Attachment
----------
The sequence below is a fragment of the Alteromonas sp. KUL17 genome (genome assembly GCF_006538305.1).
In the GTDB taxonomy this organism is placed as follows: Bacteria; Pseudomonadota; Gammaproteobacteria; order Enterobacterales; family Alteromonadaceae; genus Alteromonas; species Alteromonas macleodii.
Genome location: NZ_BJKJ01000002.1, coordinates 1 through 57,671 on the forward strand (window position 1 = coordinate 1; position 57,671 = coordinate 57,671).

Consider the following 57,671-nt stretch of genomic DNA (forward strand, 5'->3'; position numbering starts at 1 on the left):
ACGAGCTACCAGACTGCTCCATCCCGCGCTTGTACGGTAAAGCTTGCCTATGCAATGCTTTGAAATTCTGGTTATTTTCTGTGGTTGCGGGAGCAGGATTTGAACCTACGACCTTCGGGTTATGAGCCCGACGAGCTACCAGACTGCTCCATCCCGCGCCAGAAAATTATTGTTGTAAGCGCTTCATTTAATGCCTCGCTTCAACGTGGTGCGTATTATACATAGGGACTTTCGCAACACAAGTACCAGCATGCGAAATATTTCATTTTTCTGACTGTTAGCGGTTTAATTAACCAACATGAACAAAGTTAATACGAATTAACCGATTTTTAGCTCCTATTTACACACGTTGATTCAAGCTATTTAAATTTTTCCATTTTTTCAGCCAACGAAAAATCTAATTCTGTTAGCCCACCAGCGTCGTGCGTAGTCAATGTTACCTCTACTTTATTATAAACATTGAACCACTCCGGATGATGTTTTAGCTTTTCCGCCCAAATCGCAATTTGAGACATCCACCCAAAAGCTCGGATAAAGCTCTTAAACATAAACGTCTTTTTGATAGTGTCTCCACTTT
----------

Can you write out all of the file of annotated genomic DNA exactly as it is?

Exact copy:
The sequence below is a fragment of the Alteromonas sp. KUL17 genome (genome assembly GCF_006538305.1).
In the GTDB taxonomy this organism is placed as follows: Bacteria; Pseudomonadota; Gammaproteobacteria; order Enterobacterales; family Alteromonadaceae; genus Alteromonas; species Alteromonas macleodii.
Genome location: NZ_BJKJ01000002.1, coordinates 1 through 57,671 on the forward strand (window position 1 = coordinate 1; position 57,671 = coordinate 57,671).

Consider the following 57,671-nt stretch of genomic DNA (forward strand, 5'->3'; position numbering starts at 1 on the left):
ACGAGCTACCAGACTGCTCCATCCCGCGCTTGTACGGTAAAGCTTGCCTATGCAATGCTTTGAAATTCTGGTTATTTTCTGTGGTTGCGGGAGCAGGATTTGAACCTACGACCTTCGGGTTATGAGCCCGACGAGCTACCAGACTGCTCCATCCCGCGCCAGAAAATTATTGTTGTAAGCGCTTCATTTAATGCCTCGCTTCAACGTGGTGCGTATTATACATAGGGACTTTCGCAACACAAGTACCAGCATGCGAAATATTTCATTTTTCTGACTGTTAGCGGTTTAATTAACCAACATGAACAAAGTTAATACGAATTAACCGATTTTTAGCTCCTATTTACACACGTTGATTCAAGCTATTTAAATTTTTCCATTTTTTCAGCCAACGAAAAATCTAATTCTGTTAGCCCACCAGCGTCGTGCGTAGTCAATGTTACCTCTACTTTATTATAAACATTGAACCACTCCGGATGATGTTTTAGCTTTTCCGCCCAAATCGCAATTTGAGACATCCACCCAAAAGCTCGGATAAAGCTCTTAAACATAAACGTCTTTTTGATAGTGTCTCCACTTT